Explained Evan Edwards: "When you have the management team and everyone in the company that shares a similar culture, when you go through some difficult times, it really tests you, and that's when you have to really rely on faith to get over those hurdles. . . . We have seen that time and time again. This whole idea of us having allergies and living with it all our lives and turning it into an opportunity, we feel is very divinely led. It's not just by chance that all these individuals have come into our lives and helped us make an impact."
The sons of Linda and Gary Edwards went to Monacan High School, but their paths diverged for college -- Evan heading off to the University of Virginia to study engineering and Eric to Virginia Commonwealth University for biology and pre-med.
"We pretty much shaped our education around this idea of creating a better delivery system," Eric Edwards said.
A grant from the National Collegiate Inventors and Innovators Alliance started Intelliject, which in the early days was a family company, Evan Edwards said.
"We had our father be the CEO and our older brothers be a part of it," Evan Edwards said.
The brothers realized that to get to the next stage, they needed expertise they didn't have.
The Virginia BioTechnology Research Park, with its business incubation centers, offered a place to fine-tune their idea.
"We asked them to tell us their story," recalled David R. Lohr, executive director and vice president of business development at the park's Biosciences Development Center. "What are you trying to accomplish? What are you looking for in the way of help? We also shared with them our program, how it works, what it does and perhaps what it doesn't do. . . . We don't invest, but we can help them raise capital."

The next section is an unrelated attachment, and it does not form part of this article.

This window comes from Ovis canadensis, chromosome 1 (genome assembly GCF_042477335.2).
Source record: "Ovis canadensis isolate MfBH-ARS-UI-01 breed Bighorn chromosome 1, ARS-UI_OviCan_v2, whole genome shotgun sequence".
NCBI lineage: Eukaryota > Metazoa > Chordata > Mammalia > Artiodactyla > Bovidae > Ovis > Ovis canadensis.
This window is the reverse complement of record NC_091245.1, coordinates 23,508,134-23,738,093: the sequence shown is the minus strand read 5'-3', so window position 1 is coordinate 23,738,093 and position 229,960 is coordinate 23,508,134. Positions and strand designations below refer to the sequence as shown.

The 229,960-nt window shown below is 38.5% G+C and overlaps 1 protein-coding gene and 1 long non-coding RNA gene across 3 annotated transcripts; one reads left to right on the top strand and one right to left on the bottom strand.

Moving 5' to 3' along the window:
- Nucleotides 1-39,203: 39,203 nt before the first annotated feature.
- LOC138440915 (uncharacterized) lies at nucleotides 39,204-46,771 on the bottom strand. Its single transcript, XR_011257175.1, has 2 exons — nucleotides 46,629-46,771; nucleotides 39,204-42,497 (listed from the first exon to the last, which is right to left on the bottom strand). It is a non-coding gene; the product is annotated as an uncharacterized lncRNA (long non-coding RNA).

Lohr said his first impression of the brothers is that they had a unique and revolutionary idea -- they probably didn't realize how revolutionary.
"Not only did I see the potential to put epinephrine in this device, but I saw the potential to put a lot of other drugs into the device," said Lohr, who had run a drug-delivery company before. "Especially the newer biotech drugs that typically have to be injected anyway, they are very expensive, they would be more affordable if they could be self-administered, and the whole compliance issue would be better.
"We helped them to think about this as a drug-delivery company and not just a single-product company," Lohr said.
Over the next three to four years, the incubation center provided mentoring, networking, help with the business plan and financial model development, fundraising and help identifying a chief executive.
"Why are these guys successful? They had a great idea rooted in their personal understanding of an unmet medical need," Lohr said.
"The thing that differentiated them is these guys listened and took the advice they were given from this myriad of advisers. They processed it, integrated it, and they just kept redoing their thinking."
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Now ensconced in Intelliject's modern offices in Shockoe Slip, Eric Edwards and Evan Edwards talked about what's next for them.
Evan Edwards is preparing to move to Indianapolis temporarily. The brothers are limited in what they can say about product development, so he will not say what he will be doing specifically.
"As Spencer [Williamson] likes to say, it's really the end of the beginning," Evan Edwards said. "Because there is so much more work to do."
Success, for them, will be when their auto-injector is in the hands of people, like themselves, at risk of severe allergic reactions, Eric Edwards said. That is at least a year or more down the road.
"With this partnership, Intelliject is responsible for finishing the development of the product through [Food and Drug Administration] approval," Eric Edwards explained. "It's a late-stage product. We will be filing our new drug application with the FDA [in 2010]. . . . Within the next couple of years this product should be on the market."